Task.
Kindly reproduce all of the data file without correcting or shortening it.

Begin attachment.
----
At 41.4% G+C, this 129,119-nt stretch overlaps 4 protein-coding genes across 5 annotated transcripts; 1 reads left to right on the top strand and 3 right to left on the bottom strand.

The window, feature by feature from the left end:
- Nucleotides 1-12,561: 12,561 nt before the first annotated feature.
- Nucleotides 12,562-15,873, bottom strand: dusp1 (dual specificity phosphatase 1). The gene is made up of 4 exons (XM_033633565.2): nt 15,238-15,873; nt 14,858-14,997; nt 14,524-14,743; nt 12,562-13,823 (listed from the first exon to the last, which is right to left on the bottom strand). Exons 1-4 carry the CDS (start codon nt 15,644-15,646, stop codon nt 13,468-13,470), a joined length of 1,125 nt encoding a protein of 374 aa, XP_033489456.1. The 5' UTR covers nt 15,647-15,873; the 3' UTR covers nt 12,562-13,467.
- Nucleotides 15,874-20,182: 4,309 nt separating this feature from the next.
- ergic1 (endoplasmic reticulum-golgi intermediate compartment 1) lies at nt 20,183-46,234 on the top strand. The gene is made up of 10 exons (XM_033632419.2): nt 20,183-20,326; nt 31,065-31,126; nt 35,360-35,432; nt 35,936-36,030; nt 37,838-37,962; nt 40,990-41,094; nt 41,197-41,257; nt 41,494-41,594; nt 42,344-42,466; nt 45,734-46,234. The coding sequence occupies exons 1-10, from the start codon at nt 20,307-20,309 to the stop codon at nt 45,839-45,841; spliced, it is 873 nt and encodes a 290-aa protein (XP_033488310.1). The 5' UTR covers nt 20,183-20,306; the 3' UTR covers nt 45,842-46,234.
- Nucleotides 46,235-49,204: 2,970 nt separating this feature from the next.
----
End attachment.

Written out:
At 41.4% G+C, this 129,119-nt stretch overlaps 4 protein-coding genes across 5 annotated transcripts; 1 reads left to right on the top strand and 3 right to left on the bottom strand.

The window, feature by feature from the left end:
- Nucleotides 1-12,561: 12,561 nt before the first annotated feature.
- Nucleotides 12,562-15,873, bottom strand: dusp1 (dual specificity phosphatase 1). The gene is made up of 4 exons (XM_033633565.2): nt 15,238-15,873; nt 14,858-14,997; nt 14,524-14,743; nt 12,562-13,823 (listed from the first exon to the last, which is right to left on the bottom strand). Exons 1-4 carry the CDS (start codon nt 15,644-15,646, stop codon nt 13,468-13,470), a joined length of 1,125 nt encoding a protein of 374 aa, XP_033489456.1. The 5' UTR covers nt 15,647-15,873; the 3' UTR covers nt 12,562-13,467.
- Nucleotides 15,874-20,182: 4,309 nt separating this feature from the next.
- ergic1 (endoplasmic reticulum-golgi intermediate compartment 1) lies at nt 20,183-46,234 on the top strand. The gene is made up of 10 exons (XM_033632419.2): nt 20,183-20,326; nt 31,065-31,126; nt 35,360-35,432; nt 35,936-36,030; nt 37,838-37,962; nt 40,990-41,094; nt 41,197-41,257; nt 41,494-41,594; nt 42,344-42,466; nt 45,734-46,234. The coding sequence occupies exons 1-10, from the start codon at nt 20,307-20,309 to the stop codon at nt 45,839-45,841; spliced, it is 873 nt and encodes a 290-aa protein (XP_033488310.1). The 5' UTR covers nt 20,183-20,306; the 3' UTR covers nt 45,842-46,234.
- Nucleotides 46,235-49,204: 2,970 nt separating this feature from the next.